The cuisine at E2 is healthful with a European (predominantly Italian) flair. Romane’s partner is third-generation farmer Tara Rockacy of Churchview Farm in Baldwin. Romane takes produce to E2 daily from the farm where they live.

The brunch menu is a nice mix of traditional breakfast fare and hearty luncheon foods.  My favorite was the brioche breakfast ($10): homemade brioche and pieces of Camembert on mixed greens with sliced Granny Smith apples—all drizzled with truffle honey.  The frittata changes weekly; the feta, olive and oregano version ($11) is light and fluffy and not overcooked.  The bread puddings and French toast (both made with Enrico’s homemade bread) change weekly and are excellent as well.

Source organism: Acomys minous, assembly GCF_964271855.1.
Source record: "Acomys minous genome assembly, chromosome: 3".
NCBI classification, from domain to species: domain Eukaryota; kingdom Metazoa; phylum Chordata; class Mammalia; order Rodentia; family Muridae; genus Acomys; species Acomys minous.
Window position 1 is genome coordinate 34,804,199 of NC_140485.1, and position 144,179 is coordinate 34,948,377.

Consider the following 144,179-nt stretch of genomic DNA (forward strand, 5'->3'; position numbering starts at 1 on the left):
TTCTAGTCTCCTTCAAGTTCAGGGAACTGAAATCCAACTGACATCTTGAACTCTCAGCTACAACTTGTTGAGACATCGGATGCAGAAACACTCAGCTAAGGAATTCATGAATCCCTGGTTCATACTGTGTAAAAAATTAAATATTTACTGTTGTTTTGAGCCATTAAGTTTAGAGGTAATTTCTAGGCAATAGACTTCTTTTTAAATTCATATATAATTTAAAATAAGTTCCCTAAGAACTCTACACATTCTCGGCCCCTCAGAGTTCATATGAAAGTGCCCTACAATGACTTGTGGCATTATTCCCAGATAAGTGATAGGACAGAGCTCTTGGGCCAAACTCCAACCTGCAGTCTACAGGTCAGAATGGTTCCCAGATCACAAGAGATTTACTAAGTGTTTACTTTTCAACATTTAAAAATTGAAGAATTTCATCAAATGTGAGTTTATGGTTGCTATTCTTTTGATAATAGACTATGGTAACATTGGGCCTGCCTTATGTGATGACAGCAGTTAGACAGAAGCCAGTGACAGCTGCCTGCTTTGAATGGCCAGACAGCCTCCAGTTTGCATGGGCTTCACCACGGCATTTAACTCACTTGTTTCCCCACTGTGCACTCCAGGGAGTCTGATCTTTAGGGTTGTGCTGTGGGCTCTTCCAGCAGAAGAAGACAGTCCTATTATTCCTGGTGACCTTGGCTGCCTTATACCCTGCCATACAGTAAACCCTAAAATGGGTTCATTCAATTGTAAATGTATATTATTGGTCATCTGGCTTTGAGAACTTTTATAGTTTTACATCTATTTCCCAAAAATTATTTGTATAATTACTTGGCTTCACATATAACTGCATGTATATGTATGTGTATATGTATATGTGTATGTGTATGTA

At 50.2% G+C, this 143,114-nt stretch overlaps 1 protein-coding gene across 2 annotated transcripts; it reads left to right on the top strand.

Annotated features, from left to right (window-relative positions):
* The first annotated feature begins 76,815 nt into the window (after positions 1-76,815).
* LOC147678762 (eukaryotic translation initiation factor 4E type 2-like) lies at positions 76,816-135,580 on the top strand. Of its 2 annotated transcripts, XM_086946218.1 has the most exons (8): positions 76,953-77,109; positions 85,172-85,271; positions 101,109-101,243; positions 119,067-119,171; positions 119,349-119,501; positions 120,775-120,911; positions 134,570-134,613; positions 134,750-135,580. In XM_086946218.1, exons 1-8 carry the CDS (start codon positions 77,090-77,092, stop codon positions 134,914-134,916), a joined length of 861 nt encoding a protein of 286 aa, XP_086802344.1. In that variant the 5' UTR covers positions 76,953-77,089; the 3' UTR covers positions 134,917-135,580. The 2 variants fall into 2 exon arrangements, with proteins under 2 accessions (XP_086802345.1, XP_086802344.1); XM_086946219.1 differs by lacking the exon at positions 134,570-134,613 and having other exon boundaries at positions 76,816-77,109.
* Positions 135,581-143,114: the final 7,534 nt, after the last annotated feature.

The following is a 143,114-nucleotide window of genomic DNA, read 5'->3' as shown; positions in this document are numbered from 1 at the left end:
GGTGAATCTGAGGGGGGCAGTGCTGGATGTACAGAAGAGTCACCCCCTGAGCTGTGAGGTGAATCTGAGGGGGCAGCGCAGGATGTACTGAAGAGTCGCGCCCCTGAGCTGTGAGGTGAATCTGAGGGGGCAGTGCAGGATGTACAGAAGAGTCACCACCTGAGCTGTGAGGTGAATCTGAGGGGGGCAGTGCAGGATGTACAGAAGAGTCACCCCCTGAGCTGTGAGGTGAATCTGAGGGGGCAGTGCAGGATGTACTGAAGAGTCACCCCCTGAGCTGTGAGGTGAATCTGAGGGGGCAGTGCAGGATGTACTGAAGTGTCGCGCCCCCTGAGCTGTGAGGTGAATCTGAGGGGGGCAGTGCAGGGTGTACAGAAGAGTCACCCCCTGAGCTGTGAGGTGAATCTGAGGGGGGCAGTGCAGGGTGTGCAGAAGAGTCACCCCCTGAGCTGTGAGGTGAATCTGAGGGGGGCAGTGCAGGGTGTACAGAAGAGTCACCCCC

E2’s brunch and dinner menus offer “OMGs” (which stands for “Oh my gosh—I am so hungry!”).  Romane says, “I want people to have something to nibble on when they come in hungry and are looking at the menu.”  During brunch, OMG offerings include homemade beignets, donuts and zeppolis (savory fried dough sprinkled with Parmesan cheese and pepper with optional anchovies rolled into the dough). Sadly, these can be inconsistent—sometimes great but over- or undercooked at times.

However, at dinner, the OMGs are wonderful, especially the marinated olives ($3), which are plump and fresh; the simply prepared white beans in olive oil ($3); and the Gorgonzola spread ($3)—all served with homemade focaccia.

For dinner, the simplest dishes are the best ones.  I recommend the huge pan-seared
scallops ($11), the beans and greens and sausage ($12), the spaghetti aglio e olio ($12) and the fettucini with meat sauce ($12).